I’ve often said myself (and certainly been reminded of it by others) that sustainable resource use in our contemporary culture is more of a journey than a destination: if we were to ever hit a point of consuming resources in a manner that allowed for natural replenishment, it would be decades in the future at minimum. We’re just not prepared to make the changes necessary to reach that point now.
Or are we? On the weekend of October 5-7, I made another trip up to Dancing Rabbit Ecovillage. In between board meetings (I sit on their non-profit’s board of directors) and celebrations of the community’s 15th anniversary on its land in Northeastern Missouri, I was reminded of the challenges people can overcome when they work together. Dancing Rabbit’s done many great things in its relatively short existence; one of the most impressive is dramatically cutting resource use without sacrificing quality of life.
We tend to focus on the technological aspects of such achievements, but as I prepared to write something for Blog Action Day, it occurred to me that community action (aka “the power of we”) was critical to this success. Consider the following elements of this community:
Residents commit to the village’s ecological covenants and sustainability guidelines
All communities have rules/laws that members are expected to follow. At DR, members and residents are expected to live their lives in accordance with ecological covenants and sustainability guidelines established by the community. These “rules” aren’t completely inflexible – at least one current resident, for instance, has to drive to regular job – but they do form the basis for accepted lifestyle choices in the community. They also make creativity critical to living in the community: no one at DR wants to freeze in the dark, but they also want to achieve comfort in a manner that doesn’t create an undue burden on natural resources. One of the things that’s constantly surprised me is how comfortable the village is: I’ve never felt like I was sacrificing when I’ve stayed there.
Residents share resources
From land itself, to energy and water, to human capital, sharing is the norm at Dancing Rabbit. The cooperative is the most common form of social organization within the village, and residents form cooperatives to provide everything from hot meals to showers to internet service to their members. This ultimately means that less resources have to be used at the individual level: kitchens, for instance, are often built by cooperatives rather than incorporated into every home. No one’s required to forego such things, but because some have, others see a desired quality of life doesn’t have to involve individual resource consumption.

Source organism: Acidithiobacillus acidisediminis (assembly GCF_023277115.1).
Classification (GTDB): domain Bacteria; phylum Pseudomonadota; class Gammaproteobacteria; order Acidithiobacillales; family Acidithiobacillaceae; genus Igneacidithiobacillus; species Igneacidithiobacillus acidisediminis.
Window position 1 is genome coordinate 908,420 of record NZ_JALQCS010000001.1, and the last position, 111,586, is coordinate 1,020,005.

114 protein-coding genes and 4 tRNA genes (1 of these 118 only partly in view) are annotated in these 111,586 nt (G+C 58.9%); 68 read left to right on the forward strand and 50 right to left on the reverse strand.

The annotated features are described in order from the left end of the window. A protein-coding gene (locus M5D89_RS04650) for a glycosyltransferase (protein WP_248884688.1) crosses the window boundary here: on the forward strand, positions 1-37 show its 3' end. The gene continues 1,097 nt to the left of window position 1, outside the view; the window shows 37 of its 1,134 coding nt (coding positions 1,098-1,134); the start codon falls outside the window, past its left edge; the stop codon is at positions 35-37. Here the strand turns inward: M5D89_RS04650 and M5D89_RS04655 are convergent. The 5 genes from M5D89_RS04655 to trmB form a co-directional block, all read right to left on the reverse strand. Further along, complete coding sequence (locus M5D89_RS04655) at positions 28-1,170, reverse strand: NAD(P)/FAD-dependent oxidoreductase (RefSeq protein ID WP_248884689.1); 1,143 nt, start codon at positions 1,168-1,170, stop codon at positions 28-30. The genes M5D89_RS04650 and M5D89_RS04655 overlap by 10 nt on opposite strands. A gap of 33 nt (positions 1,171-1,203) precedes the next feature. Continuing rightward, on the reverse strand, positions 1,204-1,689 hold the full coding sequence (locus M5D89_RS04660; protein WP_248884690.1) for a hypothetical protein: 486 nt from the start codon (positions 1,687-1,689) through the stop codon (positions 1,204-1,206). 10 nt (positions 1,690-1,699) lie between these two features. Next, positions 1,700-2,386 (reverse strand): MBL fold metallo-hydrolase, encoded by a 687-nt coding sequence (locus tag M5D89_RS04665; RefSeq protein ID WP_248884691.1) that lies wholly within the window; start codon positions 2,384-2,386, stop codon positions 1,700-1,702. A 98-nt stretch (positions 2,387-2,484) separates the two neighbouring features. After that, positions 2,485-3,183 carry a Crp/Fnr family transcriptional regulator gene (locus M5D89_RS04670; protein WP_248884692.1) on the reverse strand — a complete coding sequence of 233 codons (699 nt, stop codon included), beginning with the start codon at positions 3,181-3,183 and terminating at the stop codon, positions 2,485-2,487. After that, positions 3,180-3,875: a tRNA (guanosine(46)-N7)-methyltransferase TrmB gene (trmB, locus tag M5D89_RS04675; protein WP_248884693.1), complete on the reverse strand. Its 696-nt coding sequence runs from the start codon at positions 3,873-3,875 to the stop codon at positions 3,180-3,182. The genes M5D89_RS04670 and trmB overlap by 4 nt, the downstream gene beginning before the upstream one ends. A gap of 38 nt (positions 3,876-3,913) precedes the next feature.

Residents work together
From building homes to planning human resources policies, the attitude of “pitching in” underlies much activity at Dancing Rabbit. As with other elements of the community, nothing is really required on this front… but a culture of contributing to the village’s success has grown with the community itself (now at 75 residents). While the community does look outward for some necessities (and that practice will likely grow with it), the notion of relying first on community members certainly saves resources: from fuel for traveling to tools for completing work, less is needed when you can turn to your neighbor for assistance (and s/he can do likewise with you). That mindset is perhaps best illustrated in the village’s plans for its new community building:
Certainly those who live at the village can better address some of these issues; I’m doing so as a (very impressed) outsider. What’s clear is that sustainability is possible right now… if we commit to it. Can that happen at the level of larger communities like cities, states, and countries? I don’t know… but I do know that we have at least one example of active sustainable livelihood that we can look to as a model.
We’re not the only Important Media site participating in Blog Action Day; check out the rest (which will go up throughout the day) over at Eat.Drink.Better.
Image credit: Dancing Rabbit Ecovillage on Facebook